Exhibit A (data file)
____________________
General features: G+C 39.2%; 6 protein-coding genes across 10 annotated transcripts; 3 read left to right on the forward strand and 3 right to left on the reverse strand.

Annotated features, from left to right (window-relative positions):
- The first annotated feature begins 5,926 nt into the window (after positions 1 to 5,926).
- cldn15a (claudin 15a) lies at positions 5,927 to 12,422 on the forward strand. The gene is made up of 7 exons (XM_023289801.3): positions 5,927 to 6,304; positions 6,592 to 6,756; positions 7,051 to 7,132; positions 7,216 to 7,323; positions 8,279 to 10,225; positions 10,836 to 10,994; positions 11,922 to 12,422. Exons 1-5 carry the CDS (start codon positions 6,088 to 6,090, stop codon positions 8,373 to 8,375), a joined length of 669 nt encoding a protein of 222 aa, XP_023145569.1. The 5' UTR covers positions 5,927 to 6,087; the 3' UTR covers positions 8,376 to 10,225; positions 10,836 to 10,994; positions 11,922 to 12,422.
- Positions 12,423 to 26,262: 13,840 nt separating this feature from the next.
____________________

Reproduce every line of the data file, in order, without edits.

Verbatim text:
General features: G+C 39.2%; 6 protein-coding genes across 10 annotated transcripts; 3 read left to right on the forward strand and 3 right to left on the reverse strand.

Annotated features, from left to right (window-relative positions):
- The first annotated feature begins 5,926 nt into the window (after positions 1 to 5,926).
- cldn15a (claudin 15a) lies at positions 5,927 to 12,422 on the forward strand. The gene is made up of 7 exons (XM_023289801.3): positions 5,927 to 6,304; positions 6,592 to 6,756; positions 7,051 to 7,132; positions 7,216 to 7,323; positions 8,279 to 10,225; positions 10,836 to 10,994; positions 11,922 to 12,422. Exons 1-5 carry the CDS (start codon positions 6,088 to 6,090, stop codon positions 8,373 to 8,375), a joined length of 669 nt encoding a protein of 222 aa, XP_023145569.1. The 5' UTR covers positions 5,927 to 6,087; the 3' UTR covers positions 8,376 to 10,225; positions 10,836 to 10,994; positions 11,922 to 12,422.
- Positions 12,423 to 26,262: 13,840 nt separating this feature from the next.